From 1 July 2020, agreed flexible furlough agreements can last any amount of time. Employees can enter into a flexible furlough agreement more than once.

Although flexible furlough agreements can last any amount of time, unless otherwise specified the period that you claim for must be for a minimum claim period of 7 calendar days.

Holidays / Training

Despite some commentary that holidays would be prohibited, the Guidance confirms that furloughed employees can continue to take holiday whilst on furlough. The Guidance continues to state that the position with holidays will be kept under review and therefore this could change.

The Guidance acknowledges that the employer and employee can agree to vary holiday entitlement as part of the furlough agreement. In relation to foregoing or buying back holidays, businesses can only do so in relation to any holidays above 28 days / 5.6 weeks.

The Guidance also states that employers have the flexibility to restrict when leave can be taken if there is a business need and the correct notice is given. However care needs to be taken when fixing holidays that previously the employee would have had discretion to choose. In those circumstances we suggest that you may want to obtain further advise.

The Guidance is unchanged in relation to training and so employees can continue to complete training during any furloughed periods.

Returning from Maternity, Shared Parental, Adoption, Paternity Or Parental Bereavement Leave after 10 June

HMRC previously confirmed that you can furlough those returning from the above types of statutory leave after 10 June 2020 even if you are furloughing them for the first time.

The guidance states that the following eligibility conditions will apply that:

  • you have previously furlough another employee for the minimum 3 weeks between 1 March 2020 and 30 June 2020;
  • the employee you wish to furlough for the first time started maternity, shared parental, adoption, paternity and parental bereavement leave before 10 June 2020 and has returned from that leave after 10 June 2020;
  • the employee was on your PAYE payroll on or before 19 March 2020. This means an RTI submission notifying payment in respect of that employee to HMRC must have been made on or before 19 March 2020.

In addition the Guidance permits you to adjust the cap by these newly furloughed employees. Its states that ‘employees you are furloughing for the first time (due to them returning from parental leave) should be added to any previous maximum.’ This means the maximum number of employees you can claim for is the maximum you claimed prior to 30 June 2020, plus any employees that you are furloughing for the first time due to them returning from parental leave.

Steps to take before calculating your claim using the Coronavirus Job Retention Scheme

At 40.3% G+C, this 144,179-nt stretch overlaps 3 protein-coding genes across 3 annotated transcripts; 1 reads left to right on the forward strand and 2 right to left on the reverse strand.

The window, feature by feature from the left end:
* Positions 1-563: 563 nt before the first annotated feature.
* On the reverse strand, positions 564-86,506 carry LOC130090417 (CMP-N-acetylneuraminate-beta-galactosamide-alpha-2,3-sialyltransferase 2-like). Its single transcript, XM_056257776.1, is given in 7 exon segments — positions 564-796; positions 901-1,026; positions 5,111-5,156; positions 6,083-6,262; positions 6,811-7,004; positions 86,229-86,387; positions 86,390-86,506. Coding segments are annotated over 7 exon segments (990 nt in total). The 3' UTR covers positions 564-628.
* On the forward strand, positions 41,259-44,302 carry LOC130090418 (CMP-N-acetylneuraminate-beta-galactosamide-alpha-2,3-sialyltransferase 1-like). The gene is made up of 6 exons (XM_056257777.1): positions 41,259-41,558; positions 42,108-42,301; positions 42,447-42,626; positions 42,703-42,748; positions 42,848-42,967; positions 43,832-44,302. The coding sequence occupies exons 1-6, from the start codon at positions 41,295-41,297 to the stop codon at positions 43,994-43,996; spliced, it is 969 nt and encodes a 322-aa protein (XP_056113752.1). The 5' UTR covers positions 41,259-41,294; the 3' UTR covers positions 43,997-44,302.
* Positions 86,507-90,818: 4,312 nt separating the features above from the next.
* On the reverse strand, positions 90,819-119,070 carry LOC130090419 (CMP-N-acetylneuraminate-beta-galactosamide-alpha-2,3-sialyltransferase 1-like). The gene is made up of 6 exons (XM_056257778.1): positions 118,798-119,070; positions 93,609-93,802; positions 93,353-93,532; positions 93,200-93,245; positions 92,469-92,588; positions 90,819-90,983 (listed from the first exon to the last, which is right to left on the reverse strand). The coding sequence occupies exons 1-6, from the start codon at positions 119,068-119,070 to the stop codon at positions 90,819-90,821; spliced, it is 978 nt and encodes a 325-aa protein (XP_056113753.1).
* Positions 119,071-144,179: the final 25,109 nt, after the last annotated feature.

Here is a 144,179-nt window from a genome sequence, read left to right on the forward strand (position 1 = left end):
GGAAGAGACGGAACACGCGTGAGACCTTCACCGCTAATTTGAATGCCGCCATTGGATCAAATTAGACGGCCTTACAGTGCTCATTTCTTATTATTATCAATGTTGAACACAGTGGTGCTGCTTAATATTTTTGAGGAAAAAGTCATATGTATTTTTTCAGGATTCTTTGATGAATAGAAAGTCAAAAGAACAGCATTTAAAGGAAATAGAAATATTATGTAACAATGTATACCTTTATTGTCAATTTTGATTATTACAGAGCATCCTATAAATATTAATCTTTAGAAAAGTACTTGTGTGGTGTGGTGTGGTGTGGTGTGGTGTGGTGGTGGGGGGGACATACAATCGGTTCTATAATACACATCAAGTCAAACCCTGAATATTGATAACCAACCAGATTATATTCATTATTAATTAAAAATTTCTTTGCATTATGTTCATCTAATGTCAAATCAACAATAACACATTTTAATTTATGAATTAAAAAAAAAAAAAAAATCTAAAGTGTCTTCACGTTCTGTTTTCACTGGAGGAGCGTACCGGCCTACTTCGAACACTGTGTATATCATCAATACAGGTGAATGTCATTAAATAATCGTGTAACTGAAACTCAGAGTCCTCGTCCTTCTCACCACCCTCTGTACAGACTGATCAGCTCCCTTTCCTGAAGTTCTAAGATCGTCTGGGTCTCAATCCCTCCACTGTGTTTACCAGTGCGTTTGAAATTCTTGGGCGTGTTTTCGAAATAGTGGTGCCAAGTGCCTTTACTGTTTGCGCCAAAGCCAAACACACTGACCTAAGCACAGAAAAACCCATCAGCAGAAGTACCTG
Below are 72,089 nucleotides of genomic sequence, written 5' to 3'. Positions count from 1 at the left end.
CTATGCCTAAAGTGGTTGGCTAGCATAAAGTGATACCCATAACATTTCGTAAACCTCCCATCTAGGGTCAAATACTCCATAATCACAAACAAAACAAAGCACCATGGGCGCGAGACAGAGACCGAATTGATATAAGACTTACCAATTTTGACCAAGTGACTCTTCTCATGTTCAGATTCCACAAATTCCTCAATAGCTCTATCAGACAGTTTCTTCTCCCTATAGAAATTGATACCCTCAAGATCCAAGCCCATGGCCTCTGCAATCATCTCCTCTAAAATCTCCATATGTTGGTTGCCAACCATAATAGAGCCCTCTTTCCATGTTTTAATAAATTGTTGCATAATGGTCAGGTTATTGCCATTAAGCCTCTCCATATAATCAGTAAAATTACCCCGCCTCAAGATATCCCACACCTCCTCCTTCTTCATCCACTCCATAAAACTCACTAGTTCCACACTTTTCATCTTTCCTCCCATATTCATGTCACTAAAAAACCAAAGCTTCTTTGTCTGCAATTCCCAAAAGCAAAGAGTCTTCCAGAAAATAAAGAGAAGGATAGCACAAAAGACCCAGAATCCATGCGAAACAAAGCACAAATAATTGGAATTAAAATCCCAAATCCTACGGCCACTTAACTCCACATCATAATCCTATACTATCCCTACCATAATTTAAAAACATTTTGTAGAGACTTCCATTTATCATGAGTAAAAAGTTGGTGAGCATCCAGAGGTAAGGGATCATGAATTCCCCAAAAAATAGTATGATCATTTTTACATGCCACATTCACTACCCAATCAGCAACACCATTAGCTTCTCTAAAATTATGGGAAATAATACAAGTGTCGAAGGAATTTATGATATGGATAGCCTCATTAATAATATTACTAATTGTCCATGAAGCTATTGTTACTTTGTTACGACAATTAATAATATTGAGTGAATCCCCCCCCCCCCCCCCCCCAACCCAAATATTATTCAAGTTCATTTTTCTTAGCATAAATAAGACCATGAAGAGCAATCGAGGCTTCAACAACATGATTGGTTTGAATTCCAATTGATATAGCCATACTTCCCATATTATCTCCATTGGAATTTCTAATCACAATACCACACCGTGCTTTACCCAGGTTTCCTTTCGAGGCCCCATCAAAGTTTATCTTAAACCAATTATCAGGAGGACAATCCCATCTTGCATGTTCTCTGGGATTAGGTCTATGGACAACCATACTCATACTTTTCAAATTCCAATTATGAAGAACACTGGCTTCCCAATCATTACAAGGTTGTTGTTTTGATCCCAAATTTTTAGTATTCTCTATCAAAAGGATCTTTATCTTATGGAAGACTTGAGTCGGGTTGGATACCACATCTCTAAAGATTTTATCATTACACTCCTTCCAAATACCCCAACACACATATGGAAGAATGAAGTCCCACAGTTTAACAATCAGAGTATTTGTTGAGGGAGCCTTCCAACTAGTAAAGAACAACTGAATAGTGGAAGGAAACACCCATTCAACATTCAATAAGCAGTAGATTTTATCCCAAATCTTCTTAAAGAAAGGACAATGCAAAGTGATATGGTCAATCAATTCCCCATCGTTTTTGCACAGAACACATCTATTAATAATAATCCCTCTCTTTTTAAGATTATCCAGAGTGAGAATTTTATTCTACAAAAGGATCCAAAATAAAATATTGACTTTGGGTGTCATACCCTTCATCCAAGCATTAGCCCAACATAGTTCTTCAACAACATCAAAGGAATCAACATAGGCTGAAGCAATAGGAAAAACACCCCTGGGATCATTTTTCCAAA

This new Guide (number 3 above) is an important one to read for those engaged in calculating the wages and submitting claims. In addition those responsible for doing the calculations will also want to read the Worked Examples including how to calculate the amount you should claim for an employee who is flexibly furloughed.

This Guide covers:

  • Deciding the length of your claim period;
  • Find out what to include when calculating wages and;
  • Working out your employees’ usual and furloughed hours before you calculate how much you can claim.

Claim Periods

This is a complicated section setting out a number of do’s and don’ts’.

The first day that you can make claims for days in July will be 1 July 2020; it is not possible to claim for periods in July before this point. The last day you can submit a claim for claim periods ending on or before 30 June is 31 July 2020.  After 1 July 2020, you cannot make claims that cross calendar months.

Where a previously furloughed employee’s three consecutive week period ends after 1 July 2020, you will need to make separate claims to cover the days in June and the days in July, even if the employee is being furloughed continuously.

Claim periods starting on or after 1 July 2020 must start and end within the same calendar month.

Although flexible furlough agreements can last any amount of time, unless otherwise specified, the period that you claim for must be for a minimum claim period of seven calendar days. This may mean that your claim periods will differ from the pay periods you use.

When claiming for employees who are flexibly furloughed you should not claim until you are sure of the exact number of hours they will have worked in the claim period. However it does also state that if your employee works more hours than you have informed HMRC you should correct it in your subsequent claim. You will be asked to declare this in your next claim that will then be reduced by the amount of overpayment.

Claim periods must be for a minimum of 7 days. You can only claim for a period of less than seven days, if the period you are claiming for includes either the first or last day of the calendar month, and you have already claimed for the period ending immediately before it.

Working out your employee’s usual and furloughed hours